Resurrection of Personal Insolvencies in Slovakia?

Necessity of an amendment regarding personal insolvencies

In November 2016, the Slovak Parliament passed an amendment to the Act on Insolvency and Restructuring (“IARA”). One of its major aims is to address defects in the law of personal insolvencies, which are a huge social and economic problem in Slovakia. Since the IARA first took effect in 2005, the number of persons who have filed for personal insolvency is lower than in other EU countries even though, at first glance, the conditions seem favorable. The amendment came into force on 1 March 2017.

Before the amendment, debt relief for natural persons was carried out in two phases: (i) total liquidation of the debtor’s assets, and (ii) a 3-year period during which the debtor transferred a part of their income to creditors, following which debt relief was finally approved.

Personal bankruptcy under the IARA was problematic for several reasons:

– Debt relief was only possible once the first phase – liquidation of assets — was concluded, which generally took a year or more.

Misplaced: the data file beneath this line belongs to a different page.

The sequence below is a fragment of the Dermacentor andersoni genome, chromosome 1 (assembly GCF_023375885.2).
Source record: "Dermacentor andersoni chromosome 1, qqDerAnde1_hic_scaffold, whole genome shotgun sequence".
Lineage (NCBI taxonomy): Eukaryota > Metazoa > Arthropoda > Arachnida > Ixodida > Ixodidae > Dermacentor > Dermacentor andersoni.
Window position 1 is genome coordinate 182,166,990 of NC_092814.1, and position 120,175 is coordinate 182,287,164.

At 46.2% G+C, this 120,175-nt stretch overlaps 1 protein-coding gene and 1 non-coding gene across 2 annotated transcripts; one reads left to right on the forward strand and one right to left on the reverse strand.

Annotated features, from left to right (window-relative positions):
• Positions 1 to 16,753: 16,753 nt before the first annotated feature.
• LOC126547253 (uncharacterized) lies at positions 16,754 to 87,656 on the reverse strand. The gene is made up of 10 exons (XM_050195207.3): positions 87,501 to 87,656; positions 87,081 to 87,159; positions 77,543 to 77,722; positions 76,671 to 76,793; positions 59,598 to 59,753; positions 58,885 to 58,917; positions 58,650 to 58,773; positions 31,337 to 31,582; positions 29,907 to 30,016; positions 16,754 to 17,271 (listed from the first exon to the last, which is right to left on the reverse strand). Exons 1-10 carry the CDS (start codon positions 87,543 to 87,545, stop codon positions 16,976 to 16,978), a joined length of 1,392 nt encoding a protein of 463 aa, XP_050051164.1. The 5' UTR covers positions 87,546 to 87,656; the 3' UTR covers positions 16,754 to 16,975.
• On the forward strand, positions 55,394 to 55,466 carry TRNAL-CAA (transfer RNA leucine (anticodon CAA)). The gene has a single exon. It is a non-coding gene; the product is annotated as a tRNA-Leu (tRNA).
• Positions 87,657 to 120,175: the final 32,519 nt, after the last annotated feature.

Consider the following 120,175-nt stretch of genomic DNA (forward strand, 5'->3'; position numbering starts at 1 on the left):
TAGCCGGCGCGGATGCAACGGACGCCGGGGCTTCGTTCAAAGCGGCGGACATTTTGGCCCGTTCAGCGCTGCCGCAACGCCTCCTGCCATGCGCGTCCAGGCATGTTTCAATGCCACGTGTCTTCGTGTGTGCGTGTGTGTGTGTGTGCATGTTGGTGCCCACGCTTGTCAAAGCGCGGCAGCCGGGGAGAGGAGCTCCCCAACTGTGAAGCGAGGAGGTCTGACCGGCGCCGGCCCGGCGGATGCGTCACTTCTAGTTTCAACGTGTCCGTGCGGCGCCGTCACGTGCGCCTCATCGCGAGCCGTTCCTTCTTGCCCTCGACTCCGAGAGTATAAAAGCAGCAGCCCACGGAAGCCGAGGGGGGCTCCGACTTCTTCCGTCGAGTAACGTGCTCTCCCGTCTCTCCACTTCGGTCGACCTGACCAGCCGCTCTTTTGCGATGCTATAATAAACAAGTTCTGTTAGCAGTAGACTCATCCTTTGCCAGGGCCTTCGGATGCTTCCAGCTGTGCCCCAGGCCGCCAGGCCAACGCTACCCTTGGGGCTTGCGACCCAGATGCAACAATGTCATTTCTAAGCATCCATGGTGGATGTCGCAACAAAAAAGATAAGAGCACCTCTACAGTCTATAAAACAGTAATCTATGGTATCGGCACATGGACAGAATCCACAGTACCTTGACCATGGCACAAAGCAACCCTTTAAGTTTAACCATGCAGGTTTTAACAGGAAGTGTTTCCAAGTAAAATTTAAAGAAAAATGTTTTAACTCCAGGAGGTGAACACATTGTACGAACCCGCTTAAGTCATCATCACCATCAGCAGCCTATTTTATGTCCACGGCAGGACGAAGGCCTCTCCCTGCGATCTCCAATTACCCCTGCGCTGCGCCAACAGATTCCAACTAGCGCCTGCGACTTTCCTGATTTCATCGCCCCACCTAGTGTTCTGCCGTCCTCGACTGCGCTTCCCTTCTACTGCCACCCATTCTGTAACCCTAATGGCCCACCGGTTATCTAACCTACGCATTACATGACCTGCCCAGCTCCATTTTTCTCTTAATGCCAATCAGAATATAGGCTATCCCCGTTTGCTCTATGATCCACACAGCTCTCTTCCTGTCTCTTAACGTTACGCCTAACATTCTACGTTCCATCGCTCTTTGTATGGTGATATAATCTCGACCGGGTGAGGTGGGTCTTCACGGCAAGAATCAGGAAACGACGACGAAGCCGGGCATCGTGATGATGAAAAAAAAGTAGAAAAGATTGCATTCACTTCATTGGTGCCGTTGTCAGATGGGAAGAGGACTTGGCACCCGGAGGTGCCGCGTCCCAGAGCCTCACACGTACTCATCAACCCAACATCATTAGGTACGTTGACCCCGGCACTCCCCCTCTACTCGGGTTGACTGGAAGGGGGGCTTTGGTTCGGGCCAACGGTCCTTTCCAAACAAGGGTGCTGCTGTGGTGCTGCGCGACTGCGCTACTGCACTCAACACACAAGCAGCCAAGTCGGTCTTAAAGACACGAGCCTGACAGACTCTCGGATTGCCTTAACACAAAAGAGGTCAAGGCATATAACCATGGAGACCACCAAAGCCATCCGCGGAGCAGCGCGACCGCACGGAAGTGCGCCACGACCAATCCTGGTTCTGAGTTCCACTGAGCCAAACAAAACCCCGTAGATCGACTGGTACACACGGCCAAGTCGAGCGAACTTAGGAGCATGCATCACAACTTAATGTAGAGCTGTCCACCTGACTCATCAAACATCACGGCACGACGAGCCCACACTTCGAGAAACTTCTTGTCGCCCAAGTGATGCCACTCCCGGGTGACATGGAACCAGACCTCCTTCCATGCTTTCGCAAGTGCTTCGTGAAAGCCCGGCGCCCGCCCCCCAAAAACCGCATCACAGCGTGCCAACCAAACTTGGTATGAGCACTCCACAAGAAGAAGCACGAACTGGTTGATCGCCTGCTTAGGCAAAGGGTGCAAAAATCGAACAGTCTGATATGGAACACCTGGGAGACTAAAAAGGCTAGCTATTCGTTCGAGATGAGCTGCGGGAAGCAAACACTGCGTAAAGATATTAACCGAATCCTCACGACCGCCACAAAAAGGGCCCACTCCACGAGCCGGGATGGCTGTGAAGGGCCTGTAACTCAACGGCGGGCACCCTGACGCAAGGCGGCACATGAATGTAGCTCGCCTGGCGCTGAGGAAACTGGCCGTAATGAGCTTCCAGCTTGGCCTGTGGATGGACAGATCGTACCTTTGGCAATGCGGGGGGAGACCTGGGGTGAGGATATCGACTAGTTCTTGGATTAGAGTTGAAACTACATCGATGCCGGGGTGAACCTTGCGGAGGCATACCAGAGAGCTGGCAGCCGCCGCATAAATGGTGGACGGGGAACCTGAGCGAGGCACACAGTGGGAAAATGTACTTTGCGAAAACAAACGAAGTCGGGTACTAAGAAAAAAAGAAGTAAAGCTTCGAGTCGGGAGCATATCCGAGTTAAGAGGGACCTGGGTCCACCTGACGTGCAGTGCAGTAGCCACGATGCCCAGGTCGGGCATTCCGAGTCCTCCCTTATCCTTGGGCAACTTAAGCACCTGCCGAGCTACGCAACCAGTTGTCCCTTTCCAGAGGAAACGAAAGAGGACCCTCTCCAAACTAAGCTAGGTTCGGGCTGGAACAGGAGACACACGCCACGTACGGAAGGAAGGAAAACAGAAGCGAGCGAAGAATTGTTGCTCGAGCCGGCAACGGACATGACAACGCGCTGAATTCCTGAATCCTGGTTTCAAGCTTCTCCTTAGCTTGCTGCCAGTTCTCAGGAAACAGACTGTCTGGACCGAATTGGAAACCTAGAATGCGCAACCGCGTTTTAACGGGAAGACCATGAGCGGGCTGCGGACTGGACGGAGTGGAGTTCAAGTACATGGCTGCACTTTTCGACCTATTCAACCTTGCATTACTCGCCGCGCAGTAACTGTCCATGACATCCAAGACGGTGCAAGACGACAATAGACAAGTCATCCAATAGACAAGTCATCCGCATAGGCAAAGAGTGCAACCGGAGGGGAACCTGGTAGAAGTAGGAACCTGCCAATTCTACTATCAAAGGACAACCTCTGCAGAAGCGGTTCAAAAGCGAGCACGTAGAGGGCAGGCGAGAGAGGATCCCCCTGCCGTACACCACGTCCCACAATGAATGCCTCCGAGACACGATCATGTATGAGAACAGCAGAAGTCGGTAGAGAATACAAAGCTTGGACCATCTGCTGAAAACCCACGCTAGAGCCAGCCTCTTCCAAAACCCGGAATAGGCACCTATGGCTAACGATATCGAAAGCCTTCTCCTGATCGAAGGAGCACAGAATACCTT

– Debt relief was then granted only after an additional 3-year period.
– The law disadvantaged those in dire financial circumstances by requiring advance payment of EUR 663.88 for costs and trustee and the demonstration of assets worth at least EUR 1659.70;
– The court determined the amount the debtor had to pay to creditors during the 3-year period before approval of debt relief, which could be up to 70% of the debtor’s net income. However, the law did not require the debtor to notify the liquidator of any increase in income during the 3-year period. That meant that the system could be abused if, at the beginning of the proceeding, the debtor could demonstrate a lower income than he really had. The advance payment could not be waived and, together with the need to demonstrate sufficient assets, it proved an insurmountable obstacle for many ordinary people.


Particulars of the new amendment

The amendment does away with the IARA’s two-phase process, and introduces two new options for those seeking personal bankruptcy, modeled on foreign legal systems’ approaches:

a) liquidation of the debtor’s assets and quick debt relief, referred to as insolvency proceedings (Fresh Start); or

b) restructuring of the debtor’s obligations with a payment schedule (No Fresh Start).In both cases, the debtor is automatically relieved of debt – as of the day the bankruptcy petition is filed in insolvency, or as of the day the payment schedule is approved and claims become unenforceable towards the debtor in the case of a repayment schedule. Debt relief through either method can only be requested once every 10 years.